Breaking the ice: How astronauts overcome their differences aboard the ISS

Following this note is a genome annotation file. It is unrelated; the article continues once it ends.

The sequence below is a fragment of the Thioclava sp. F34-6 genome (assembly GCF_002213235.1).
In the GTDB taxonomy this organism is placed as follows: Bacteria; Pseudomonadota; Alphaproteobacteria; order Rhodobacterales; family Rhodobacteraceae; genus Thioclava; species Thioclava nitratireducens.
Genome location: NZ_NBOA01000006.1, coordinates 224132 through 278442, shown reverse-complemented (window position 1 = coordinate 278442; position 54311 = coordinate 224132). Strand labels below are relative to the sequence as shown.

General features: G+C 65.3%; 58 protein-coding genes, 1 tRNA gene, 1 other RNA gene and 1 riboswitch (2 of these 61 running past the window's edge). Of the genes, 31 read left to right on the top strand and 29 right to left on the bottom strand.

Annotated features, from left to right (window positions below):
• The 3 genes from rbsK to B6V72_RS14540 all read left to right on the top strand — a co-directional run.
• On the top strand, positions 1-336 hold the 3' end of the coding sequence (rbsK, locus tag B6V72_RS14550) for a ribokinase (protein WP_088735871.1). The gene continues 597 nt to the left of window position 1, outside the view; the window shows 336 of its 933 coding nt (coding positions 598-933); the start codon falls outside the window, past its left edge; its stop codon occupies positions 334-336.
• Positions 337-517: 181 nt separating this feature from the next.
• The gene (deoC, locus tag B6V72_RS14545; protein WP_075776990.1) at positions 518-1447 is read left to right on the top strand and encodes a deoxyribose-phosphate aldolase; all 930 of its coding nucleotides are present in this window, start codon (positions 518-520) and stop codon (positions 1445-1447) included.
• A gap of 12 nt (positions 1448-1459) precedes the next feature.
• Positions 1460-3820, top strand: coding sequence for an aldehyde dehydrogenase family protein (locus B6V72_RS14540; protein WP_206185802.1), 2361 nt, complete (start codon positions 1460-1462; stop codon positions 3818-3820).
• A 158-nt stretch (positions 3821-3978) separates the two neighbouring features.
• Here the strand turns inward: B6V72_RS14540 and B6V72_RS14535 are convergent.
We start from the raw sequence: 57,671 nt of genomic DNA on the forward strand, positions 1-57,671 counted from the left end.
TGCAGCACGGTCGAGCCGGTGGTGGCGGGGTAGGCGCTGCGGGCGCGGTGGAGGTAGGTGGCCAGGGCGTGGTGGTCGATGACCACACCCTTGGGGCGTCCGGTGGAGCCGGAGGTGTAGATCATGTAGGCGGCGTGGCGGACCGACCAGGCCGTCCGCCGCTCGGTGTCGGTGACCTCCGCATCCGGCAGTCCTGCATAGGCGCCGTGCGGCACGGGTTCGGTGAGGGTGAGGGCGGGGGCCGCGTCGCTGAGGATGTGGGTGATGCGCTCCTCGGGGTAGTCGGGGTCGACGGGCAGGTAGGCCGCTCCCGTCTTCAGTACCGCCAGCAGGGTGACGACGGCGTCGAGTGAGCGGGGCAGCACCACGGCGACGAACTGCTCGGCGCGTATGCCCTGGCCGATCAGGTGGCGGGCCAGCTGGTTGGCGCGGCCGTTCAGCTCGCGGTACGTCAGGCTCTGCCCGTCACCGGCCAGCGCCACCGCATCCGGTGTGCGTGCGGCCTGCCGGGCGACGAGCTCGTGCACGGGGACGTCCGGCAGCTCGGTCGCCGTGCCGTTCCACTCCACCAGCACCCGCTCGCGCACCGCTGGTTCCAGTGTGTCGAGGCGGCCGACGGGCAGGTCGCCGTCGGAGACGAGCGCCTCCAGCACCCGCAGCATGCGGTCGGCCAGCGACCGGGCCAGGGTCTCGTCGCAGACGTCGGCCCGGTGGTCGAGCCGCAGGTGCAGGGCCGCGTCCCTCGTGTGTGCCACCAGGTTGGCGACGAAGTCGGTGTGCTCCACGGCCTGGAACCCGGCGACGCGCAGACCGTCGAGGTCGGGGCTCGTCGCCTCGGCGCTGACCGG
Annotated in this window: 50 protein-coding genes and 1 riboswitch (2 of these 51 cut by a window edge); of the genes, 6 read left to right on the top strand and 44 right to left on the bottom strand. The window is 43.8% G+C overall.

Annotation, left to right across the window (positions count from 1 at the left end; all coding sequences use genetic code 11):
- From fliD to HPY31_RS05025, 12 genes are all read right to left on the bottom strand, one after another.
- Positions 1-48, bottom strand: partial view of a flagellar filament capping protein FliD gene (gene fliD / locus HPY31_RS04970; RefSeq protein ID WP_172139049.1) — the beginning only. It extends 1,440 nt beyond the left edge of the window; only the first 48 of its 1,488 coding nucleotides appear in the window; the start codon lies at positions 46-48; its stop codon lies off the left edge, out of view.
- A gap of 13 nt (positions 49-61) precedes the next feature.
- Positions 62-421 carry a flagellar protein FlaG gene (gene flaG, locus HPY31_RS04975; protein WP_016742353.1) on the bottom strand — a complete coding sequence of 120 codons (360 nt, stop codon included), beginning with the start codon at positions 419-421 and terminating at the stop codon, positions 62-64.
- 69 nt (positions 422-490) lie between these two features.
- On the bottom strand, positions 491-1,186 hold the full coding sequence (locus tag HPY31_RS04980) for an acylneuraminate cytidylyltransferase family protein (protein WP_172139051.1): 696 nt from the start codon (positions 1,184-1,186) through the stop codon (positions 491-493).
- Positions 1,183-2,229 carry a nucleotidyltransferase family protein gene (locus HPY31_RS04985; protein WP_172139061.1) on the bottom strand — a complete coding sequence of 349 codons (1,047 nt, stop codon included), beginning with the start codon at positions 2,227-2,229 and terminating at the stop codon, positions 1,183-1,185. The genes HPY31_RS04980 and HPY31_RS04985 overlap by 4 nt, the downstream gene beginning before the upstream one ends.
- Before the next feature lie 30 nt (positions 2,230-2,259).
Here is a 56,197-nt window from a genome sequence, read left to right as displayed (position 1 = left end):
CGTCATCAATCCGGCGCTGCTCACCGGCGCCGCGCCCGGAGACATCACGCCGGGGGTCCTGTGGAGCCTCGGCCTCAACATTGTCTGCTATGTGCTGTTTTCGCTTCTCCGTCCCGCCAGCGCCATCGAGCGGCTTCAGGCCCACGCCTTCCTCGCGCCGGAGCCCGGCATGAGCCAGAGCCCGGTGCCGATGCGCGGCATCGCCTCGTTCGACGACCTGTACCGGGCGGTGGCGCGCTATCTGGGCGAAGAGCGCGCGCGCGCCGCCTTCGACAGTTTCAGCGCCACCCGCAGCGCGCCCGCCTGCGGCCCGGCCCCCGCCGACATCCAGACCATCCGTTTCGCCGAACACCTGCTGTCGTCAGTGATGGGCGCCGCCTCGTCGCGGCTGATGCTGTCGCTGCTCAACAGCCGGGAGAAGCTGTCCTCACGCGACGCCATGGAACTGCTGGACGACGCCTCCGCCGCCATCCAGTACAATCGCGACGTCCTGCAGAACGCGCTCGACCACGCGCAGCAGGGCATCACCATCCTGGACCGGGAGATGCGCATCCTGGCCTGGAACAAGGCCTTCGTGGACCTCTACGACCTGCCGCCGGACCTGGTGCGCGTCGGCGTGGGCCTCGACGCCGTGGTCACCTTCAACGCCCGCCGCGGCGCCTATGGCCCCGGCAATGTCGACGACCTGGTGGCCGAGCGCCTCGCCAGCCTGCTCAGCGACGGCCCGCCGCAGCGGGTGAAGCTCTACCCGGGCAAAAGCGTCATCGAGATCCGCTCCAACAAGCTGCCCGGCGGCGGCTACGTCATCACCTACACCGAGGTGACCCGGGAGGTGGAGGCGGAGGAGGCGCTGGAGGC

Look up—you can see the greatest feat of human cooperation orbiting 254 miles above Earth. As commander of Expedition 35 aboard the International Space Station (ISS), Canadian astronaut Chris Hadfield understands the difficulty of cultural barriers in team work, and the life or death necessity of learning to communicate across those divides. The ISS is a joint project between five space agencies, built by people from 15 different nations—and each of them has a different take on what is "normal". Hadfield explains the scale of cultural differences aboard the spaceship: "What do you do on a Friday night? What does "yes" mean? What does "uh-huh" mean? What is the day of worship? When do you celebrate a holiday? How do you treat your spouse or your children? How do you treat each other? What is the hierarchy of command? All of those things seem completely clear to you, but you were raised in a specific culture that is actually shared by no one else." Here, Hadfield explains his strategy for genuine listening and communication. Whether it's money, reputation, or your life that's at stake, being sensitive and aware of people's differences helps you accomplish something together—no matter where you’re from. Amway believes that ​diversity and inclusion ​are ​essential ​to the ​growth ​and ​prosperity ​of ​today’s ​companies. When woven ​into ​every ​aspect ​of ​the talent ​life ​cycle, companies committed to diversity and inclusion are ​the ​best ​equipped ​to ​innovate, ​improve ​brand image ​and ​drive ​performance. Chris Hadfield features in the new docuseries One Strange Rock and is the author of An Astronaut's Guide to Life on Earth: What Going to Space Taught Me About Ingenuity, Determination, and Being Prepared for Anything